A study published today in the Archives of Pediatrics & Adolescent Medicine looks at obesity rates among children. Among the findings: in 2007, 31.6 percent of children in the U.S. were overweight, defined as having a BMI at or above their sex- and age-specific 85th percentile; and 16.4 percent were considered obese, defined as having a BMI at or above the 95th percentile. The study, which focused on National Survey of Children's Health data, also looked at state-specific obesity rates:
The prevalence of obesity varied substantially across the states, with Mississippi having the highest prevalence (21.9%) and Oregon the lowest prevalence (9.6%). Overweight prevalence varied from a low of 23.1% for children in Utah to a high of 44.5% for children in Mississippi. Between 2003 and 2007, obesity prevalence increased by 10% for all US children and by 18% for female children, declined by 32% for children in Oregon, and doubled among female children in Arizona and Kansas. Children in Illinois, Tennessee, Kentucky, West Virginia, Georgia, and Kansas had more than twice the adjusted odds of being obese than children in Oregon.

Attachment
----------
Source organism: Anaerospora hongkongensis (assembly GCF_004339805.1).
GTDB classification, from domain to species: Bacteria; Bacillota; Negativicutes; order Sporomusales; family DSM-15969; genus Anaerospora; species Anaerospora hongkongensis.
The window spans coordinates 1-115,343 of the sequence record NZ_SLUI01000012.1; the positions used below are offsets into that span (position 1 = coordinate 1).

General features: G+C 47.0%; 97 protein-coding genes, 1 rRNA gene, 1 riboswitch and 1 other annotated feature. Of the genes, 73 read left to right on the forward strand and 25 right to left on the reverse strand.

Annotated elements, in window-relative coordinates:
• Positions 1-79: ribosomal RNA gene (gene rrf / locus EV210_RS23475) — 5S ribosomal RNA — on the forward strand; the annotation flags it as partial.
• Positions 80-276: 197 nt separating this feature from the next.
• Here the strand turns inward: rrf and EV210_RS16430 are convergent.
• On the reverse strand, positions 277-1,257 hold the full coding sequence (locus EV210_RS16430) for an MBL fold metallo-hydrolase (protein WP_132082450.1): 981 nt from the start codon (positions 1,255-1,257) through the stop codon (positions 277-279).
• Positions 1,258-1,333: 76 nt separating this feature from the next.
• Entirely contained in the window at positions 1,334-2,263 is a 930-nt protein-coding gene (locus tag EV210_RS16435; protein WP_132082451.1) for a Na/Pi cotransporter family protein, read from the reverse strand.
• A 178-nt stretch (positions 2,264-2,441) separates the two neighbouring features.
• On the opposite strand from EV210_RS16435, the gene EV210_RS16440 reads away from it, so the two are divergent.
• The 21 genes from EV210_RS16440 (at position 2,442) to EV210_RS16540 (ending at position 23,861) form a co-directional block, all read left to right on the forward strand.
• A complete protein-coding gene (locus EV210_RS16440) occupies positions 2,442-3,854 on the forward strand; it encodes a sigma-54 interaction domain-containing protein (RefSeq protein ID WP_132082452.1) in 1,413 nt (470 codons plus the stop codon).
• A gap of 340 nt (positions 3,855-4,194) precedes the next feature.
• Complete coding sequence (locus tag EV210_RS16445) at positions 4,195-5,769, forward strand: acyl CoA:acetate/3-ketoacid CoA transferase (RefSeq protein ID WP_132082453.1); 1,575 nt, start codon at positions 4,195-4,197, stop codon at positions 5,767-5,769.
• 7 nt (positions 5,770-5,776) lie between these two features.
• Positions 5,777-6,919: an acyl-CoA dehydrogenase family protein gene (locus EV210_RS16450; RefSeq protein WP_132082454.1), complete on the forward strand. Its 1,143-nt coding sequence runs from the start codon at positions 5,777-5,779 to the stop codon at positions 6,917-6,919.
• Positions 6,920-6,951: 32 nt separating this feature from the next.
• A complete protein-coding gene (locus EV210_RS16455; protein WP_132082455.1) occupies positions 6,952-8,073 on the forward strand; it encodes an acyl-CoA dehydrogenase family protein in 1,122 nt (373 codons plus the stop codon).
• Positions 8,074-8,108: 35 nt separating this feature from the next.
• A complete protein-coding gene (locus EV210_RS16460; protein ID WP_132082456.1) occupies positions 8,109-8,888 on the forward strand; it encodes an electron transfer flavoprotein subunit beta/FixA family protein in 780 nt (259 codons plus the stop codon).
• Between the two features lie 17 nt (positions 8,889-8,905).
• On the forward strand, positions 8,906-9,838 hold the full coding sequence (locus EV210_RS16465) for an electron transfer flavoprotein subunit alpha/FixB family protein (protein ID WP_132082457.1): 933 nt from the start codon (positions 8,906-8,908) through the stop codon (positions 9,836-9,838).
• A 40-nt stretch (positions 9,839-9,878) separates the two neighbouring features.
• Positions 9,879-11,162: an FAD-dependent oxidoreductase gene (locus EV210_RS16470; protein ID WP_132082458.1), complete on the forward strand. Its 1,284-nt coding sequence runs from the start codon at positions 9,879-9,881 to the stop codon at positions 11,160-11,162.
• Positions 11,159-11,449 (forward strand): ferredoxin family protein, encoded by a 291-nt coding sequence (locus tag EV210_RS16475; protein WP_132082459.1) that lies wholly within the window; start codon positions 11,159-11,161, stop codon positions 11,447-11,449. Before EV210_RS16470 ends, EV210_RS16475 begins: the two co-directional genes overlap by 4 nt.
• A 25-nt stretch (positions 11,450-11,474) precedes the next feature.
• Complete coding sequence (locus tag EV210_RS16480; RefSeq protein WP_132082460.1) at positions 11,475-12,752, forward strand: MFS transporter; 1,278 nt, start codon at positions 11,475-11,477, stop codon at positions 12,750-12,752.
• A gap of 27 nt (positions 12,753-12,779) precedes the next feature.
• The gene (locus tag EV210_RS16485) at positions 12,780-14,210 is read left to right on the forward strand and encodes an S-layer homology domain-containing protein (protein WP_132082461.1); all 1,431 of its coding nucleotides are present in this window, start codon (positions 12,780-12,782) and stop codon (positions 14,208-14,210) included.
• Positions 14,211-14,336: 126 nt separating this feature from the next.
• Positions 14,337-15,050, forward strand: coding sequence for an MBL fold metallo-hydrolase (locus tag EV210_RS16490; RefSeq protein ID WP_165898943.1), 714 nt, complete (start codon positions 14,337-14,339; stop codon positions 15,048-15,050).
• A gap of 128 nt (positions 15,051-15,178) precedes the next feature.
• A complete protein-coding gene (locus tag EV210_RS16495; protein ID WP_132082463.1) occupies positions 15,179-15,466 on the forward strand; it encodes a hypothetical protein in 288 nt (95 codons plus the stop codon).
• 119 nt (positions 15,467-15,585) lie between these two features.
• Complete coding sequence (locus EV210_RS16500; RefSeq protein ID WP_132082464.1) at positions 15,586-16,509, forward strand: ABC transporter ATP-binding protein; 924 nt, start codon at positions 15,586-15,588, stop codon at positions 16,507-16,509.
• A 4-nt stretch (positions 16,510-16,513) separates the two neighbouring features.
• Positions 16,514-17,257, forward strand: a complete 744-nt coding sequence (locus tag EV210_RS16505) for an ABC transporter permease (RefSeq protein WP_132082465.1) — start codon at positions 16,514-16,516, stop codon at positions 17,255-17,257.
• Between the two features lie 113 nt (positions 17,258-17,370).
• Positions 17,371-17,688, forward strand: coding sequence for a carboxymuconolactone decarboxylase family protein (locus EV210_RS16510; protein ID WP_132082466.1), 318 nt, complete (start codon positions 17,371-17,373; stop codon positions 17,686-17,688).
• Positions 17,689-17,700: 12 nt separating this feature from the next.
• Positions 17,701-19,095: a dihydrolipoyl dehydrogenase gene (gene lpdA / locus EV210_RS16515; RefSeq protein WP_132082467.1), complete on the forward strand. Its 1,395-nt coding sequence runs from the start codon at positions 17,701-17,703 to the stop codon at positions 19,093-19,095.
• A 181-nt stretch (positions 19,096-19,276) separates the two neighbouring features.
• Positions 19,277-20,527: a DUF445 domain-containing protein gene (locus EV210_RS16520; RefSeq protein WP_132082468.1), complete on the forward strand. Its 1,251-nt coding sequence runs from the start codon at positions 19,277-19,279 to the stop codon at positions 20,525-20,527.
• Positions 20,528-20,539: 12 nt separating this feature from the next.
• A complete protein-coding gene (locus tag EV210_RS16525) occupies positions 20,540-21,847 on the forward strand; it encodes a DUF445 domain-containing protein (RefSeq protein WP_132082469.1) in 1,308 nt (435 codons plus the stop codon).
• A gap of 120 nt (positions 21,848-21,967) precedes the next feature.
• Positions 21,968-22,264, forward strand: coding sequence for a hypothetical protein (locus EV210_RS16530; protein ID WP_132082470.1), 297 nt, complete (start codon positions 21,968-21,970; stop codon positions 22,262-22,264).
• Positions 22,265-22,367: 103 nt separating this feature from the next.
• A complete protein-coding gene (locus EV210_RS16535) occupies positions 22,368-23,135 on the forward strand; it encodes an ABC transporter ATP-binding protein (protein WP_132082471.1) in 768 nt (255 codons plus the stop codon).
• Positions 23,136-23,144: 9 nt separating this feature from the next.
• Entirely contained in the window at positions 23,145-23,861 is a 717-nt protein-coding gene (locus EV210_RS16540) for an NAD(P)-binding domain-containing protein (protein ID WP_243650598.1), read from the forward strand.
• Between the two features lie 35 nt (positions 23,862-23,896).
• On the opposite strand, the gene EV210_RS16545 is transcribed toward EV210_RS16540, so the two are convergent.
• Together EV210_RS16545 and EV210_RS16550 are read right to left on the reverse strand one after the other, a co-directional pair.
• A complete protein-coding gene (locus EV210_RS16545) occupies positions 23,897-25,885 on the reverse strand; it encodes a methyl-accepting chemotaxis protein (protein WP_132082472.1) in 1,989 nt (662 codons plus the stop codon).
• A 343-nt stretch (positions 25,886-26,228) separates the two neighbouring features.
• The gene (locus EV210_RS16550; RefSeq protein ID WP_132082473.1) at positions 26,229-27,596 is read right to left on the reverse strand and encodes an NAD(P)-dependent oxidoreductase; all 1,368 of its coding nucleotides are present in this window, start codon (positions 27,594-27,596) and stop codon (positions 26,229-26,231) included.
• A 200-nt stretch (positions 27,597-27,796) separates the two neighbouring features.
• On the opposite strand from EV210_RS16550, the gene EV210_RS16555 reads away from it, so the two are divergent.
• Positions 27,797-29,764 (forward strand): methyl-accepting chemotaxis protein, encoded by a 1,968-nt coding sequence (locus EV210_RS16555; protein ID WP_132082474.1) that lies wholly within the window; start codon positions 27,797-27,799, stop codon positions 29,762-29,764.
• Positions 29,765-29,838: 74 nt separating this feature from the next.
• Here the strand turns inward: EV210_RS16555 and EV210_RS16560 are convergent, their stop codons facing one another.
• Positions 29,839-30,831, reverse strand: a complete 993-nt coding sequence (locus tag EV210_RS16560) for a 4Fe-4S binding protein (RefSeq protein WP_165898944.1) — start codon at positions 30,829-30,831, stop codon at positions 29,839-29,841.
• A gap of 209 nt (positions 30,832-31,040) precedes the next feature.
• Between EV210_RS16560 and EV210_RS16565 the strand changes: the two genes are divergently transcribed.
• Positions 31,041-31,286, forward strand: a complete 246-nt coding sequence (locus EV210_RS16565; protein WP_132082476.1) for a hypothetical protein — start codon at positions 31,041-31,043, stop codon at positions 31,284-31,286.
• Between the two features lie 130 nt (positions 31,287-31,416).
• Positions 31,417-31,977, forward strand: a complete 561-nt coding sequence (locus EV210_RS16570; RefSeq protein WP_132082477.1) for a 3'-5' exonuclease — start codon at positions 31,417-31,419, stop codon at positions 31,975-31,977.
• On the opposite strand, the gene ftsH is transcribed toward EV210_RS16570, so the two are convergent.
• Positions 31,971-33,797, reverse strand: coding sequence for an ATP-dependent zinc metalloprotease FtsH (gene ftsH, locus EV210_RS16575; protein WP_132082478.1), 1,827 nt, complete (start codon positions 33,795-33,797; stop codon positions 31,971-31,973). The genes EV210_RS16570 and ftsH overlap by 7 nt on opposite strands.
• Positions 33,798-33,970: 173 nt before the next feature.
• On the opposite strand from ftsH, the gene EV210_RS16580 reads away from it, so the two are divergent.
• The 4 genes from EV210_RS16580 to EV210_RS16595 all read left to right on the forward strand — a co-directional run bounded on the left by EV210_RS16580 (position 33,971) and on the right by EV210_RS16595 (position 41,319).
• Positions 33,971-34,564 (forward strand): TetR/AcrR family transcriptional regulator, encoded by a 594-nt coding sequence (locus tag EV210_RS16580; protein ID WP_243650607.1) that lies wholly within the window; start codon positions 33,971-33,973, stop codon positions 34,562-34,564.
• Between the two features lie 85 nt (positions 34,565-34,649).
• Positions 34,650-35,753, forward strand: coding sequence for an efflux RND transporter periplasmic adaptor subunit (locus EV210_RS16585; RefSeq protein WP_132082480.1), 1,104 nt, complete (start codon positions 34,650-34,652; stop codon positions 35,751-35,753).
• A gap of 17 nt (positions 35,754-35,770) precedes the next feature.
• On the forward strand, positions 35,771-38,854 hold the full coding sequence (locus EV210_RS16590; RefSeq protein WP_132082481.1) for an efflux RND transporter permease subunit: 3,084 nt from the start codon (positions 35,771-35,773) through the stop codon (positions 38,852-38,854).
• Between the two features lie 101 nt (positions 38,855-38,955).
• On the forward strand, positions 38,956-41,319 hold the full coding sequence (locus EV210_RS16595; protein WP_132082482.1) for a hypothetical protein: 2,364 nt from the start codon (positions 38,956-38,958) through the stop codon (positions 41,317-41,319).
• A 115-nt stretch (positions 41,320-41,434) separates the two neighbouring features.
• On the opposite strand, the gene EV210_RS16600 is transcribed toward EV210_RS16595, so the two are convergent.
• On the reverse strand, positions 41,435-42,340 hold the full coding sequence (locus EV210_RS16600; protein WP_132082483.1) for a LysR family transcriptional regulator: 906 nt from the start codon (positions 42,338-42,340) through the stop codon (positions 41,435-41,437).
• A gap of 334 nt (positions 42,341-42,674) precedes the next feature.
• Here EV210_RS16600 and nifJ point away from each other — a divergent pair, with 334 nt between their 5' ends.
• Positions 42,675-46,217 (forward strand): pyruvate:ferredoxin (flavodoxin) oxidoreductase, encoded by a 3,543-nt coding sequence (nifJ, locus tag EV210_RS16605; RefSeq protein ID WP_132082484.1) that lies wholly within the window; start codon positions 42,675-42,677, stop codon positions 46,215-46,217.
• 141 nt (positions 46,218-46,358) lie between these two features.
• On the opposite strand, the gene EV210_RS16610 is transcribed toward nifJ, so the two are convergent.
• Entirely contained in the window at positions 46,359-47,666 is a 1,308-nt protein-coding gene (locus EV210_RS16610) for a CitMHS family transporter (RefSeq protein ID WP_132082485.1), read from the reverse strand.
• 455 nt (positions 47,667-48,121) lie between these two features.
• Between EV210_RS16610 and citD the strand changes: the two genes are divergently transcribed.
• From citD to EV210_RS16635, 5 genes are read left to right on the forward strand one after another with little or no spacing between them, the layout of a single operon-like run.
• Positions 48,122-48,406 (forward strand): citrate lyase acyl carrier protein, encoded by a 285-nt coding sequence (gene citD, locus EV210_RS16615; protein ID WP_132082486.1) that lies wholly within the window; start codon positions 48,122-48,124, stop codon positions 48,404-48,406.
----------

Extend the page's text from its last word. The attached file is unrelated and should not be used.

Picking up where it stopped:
In California, 30.5 percent of children were overweight; 15 percent were obese.
As noted in the paper, the geographic patterns shown here are similar to those observed for obesity among the country's adult population: "A number of Southern states such as Mississippi, Georgia, Kentucky, Louisiana, and Tennessee that were in the top quintile of childhood obesity also belonged in the top quintile of the adult obesity rates in 2007."
The researchers point out that the "marked geographic disparities shown here indicate the potential for considerable reduction in childhood obesity."
Previously: Is the obesity epidemic in U.S. showing signs of slowing? and Gains in life expectancy could be outweighed by increasing obesity rates
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